As your healthcare career develops, you will have the opportunity to move into different areas and responsibilities. A growing area is clinical research where funded training towards recognised qualifications is available. These are available to the majority of registered healthcare professions, with different schemes for doctors and dentists aswell as non-medical healthcare professions.
Check out our video about clinical academic careers, which shows real healthcare professionals talking about their clinical research work.
A full transcript of the video can be viewed here.
The growing field of clinical academia offers training which leads to qualifications such as Masters degrees and PhDs. Research projects completed as part of training allow NHS employees to build on the clinical skills they already have, offering them the opportunity to conduct research which can be used for both educational purposes and to improve patient care.
Academic research is supported by government funding and is vital in helping healthcare staff deliver the best possible care. Having the best evidence available to inform clinical decisions is a key premise in Health Education England (HEE)’s Research & Innovation Strategy which has been developed with key stakeholders across the healthcare system.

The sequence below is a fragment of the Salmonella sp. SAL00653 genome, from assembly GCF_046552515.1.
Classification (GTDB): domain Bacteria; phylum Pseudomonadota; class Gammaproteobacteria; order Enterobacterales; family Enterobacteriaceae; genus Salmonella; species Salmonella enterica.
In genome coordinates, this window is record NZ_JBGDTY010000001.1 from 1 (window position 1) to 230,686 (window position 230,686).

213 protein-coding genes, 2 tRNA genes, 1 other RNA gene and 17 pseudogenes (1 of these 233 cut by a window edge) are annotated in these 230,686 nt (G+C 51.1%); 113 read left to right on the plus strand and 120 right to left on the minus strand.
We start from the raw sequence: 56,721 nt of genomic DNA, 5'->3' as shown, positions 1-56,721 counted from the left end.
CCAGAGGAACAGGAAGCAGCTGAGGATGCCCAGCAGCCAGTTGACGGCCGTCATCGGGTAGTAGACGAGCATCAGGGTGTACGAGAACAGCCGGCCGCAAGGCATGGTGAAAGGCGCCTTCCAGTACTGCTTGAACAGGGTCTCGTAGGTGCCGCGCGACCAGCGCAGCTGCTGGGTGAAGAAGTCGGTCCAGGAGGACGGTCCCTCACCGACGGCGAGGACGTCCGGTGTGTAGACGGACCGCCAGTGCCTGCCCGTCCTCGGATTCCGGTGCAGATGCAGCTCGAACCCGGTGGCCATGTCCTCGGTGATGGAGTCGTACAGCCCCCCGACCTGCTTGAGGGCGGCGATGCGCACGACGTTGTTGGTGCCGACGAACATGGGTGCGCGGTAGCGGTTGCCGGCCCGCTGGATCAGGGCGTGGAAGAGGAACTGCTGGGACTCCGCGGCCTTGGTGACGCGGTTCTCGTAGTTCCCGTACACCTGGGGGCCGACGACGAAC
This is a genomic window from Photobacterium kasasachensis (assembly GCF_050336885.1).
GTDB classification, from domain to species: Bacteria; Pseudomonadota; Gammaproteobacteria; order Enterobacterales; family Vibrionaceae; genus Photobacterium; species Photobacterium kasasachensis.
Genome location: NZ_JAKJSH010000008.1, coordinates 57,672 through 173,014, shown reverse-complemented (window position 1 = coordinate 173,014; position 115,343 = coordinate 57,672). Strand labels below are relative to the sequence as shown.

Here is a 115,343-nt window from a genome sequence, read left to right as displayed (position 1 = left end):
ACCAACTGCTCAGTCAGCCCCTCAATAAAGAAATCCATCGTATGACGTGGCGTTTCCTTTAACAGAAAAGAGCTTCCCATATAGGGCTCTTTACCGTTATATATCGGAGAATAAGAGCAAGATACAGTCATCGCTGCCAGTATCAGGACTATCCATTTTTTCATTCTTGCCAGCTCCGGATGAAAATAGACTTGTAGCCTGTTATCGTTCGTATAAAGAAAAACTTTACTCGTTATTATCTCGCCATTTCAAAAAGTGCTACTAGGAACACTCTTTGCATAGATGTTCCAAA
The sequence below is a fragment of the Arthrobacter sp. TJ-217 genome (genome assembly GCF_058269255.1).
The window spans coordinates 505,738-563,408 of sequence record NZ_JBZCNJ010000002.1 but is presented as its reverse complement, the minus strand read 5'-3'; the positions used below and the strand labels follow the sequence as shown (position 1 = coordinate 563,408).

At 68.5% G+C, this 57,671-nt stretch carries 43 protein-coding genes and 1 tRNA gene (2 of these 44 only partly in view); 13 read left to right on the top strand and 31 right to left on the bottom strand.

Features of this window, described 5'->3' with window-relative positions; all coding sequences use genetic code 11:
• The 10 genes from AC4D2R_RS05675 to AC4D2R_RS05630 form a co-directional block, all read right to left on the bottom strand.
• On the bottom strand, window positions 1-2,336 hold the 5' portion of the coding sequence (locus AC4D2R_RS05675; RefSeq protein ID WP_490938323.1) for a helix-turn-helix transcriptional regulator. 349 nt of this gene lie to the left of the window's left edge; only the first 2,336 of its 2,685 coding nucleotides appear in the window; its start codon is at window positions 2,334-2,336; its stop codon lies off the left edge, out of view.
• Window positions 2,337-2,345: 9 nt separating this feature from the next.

There are a number of funded research programmes available within the NHS and some of these are also supported by a mentorship scheme.
The joint clinical and academic programmes tend to follow a structured pathway, which includes the following levels:
HEE and the National Institute of Health Research (NIHR) have developed a new scheme, the Integrated Clinical Academic Programme (ICA), which offers healthcare professionals outside of medicine and dentistry the opportunity to complete a research qualification, whilst maintaining their clinical practice. This replaces the previous Clinical Academic Training Programme and Healthcare Science Research Fellowship Programme, and follows the pathway described above.
For doctors and dentists interested in undertaking a clinical academic career please see the NIHR Integrated Academic Training Programme.
Potentially, healthcare professionals can start their academic research training directly after registration although it is more likely that this will happen after some clinical experience. There are also new opportunities to undertake internships that help staff prepare for working in a research environment.
As well as national training programmes such as the HEE/NIHR ICAP, healthcare staff may also find opportunities locally. These schemes are usually run in partnership between employers and local universities.
Where can I find out more?
You can find out more information about the different research programmes available by visiting the NIHR and HEE websites. In addition to the NIHR, other programmes and sources of funding include the Medical Research Council and the Wellcome Trust.